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Frankly, I'm surprised folks would be willing to fill these with their kids and their kids' friends without them ever having been tested for rollover or impact by either NHTSA or IIHS. Subarus have outstanding safety scores for current models (and Tribeca), so it seems like a 'safe' bet (no pun intended), but who bets when it comes to their kids' safety just for the bragging rights as an early adopter.
But stop and look what people are trading in. If you compare pretty much anything that is a 2018-2019 model years car from any manufacturer it is going to be safer than the exact same model from 2008-2009.

Cars are getting safer. Even if they aren't a "Top safety pick" its more than likely safer than what they were previously driving.
 

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But stop and look what people are trading in. If you compare pretty much anything that is a 2018-2019 model years car from any manufacturer it is going to be safer than the exact same model from 2008-2009.

Cars are getting safer. Even if they aren't a "Top safety pick" its more than likely safer than what they were previously driving.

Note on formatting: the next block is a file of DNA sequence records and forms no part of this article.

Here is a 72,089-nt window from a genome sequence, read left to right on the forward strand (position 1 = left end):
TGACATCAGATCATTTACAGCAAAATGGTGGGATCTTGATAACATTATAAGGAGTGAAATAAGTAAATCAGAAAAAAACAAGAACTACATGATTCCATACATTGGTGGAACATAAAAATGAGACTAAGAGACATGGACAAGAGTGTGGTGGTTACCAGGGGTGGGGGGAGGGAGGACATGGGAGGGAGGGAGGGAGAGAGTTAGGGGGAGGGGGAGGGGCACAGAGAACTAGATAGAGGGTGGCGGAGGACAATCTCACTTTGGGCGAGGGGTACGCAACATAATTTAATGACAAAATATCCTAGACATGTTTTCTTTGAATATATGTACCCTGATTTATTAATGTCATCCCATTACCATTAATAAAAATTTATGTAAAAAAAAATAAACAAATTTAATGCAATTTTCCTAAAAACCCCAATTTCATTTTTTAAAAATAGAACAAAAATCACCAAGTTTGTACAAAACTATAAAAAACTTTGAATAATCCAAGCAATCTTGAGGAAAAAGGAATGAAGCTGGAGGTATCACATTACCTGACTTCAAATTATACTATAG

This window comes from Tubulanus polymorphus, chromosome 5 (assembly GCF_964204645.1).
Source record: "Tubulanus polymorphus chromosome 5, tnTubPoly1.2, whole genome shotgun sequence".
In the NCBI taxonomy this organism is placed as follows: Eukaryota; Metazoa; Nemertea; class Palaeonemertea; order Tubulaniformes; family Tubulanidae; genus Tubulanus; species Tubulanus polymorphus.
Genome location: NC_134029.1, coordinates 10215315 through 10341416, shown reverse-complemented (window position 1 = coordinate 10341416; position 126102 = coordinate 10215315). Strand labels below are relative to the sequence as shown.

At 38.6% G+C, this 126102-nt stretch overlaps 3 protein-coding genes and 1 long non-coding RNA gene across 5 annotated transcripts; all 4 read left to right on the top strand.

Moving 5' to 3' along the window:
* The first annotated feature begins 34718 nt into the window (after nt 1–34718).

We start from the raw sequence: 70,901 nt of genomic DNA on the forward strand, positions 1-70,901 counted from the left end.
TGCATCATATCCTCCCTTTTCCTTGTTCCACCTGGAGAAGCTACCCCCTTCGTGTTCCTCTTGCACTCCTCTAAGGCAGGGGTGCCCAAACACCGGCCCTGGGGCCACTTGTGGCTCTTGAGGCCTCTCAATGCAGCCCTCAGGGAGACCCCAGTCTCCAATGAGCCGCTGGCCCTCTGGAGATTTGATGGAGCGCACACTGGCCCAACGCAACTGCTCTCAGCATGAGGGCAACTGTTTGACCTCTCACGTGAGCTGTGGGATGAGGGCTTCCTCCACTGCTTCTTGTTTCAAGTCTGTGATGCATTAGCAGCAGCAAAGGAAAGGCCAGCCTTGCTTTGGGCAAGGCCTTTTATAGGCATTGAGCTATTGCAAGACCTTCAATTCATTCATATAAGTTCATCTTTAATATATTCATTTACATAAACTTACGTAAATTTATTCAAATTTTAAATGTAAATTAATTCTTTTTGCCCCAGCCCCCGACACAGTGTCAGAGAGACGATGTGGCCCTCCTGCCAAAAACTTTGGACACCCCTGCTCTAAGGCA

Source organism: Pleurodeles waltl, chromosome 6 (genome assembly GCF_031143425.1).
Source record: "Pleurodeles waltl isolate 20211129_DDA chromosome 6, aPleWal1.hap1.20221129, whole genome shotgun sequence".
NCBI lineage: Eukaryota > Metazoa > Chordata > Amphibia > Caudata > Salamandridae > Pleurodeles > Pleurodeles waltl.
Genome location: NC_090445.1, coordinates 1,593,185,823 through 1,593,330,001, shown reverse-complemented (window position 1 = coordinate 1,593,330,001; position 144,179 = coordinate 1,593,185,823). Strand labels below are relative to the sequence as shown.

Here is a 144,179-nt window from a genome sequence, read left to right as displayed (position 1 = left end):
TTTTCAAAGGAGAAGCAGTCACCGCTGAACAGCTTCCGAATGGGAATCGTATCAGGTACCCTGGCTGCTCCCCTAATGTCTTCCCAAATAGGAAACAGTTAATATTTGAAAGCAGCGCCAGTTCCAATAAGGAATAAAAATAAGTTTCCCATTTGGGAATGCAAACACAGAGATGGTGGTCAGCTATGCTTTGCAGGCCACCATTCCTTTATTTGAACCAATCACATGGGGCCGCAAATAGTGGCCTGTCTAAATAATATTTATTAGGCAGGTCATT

Except in some cases. My Sequoia is a rare one having posted zero deaths crash history. Even being as old as it is with updated recalled airbags its still one of the safest rides out there. Would I replace it with a vehicle with poor offset or other poor crash test results? No. Its the family hauler thats its job if it gets poor ratings its piss poor at doing its number 1 purpose.
 

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Except in some cases. My Sequoia is s rare one having posted zero deaths crash history. Even being as old as it is with updated recalled airbags its still one of the safest rides out there.
Here is the report that shows your data from 2009-2011.

http://www.iihs.org/externaldata/srdata/docs/sr5001.pdf

I'm not saying the Sequoia is not safe by any means but I don't know if I'd use this metric to prove the safety worthiness of a vehicle. Its the same basic set up as the Tundra which has had 18 deaths. The same is true with the Legacy/Outback. Legacy has 0 deaths, the Outback has 6 even though they are almost identical cars.

But if you crash test a 2005 Sequoia and a 2018 Sequoia you will see much better results in the newer car.
 

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Except in some cases. My Sequoia is a rare one having posted zero deaths crash history. Even being as old as it is with updated recalled airbags its still one of the safest rides out there. Would I replace it with a vehicle with poor offset or other poor crash test results? No. Its the family hauler thats its job if it gets poor ratings its piss poor at doing its number 1 purpose.

Is it really? My poor old truck has been good to me. It is still working hard, waiting for my new Ascent to get here, then my husband will take it.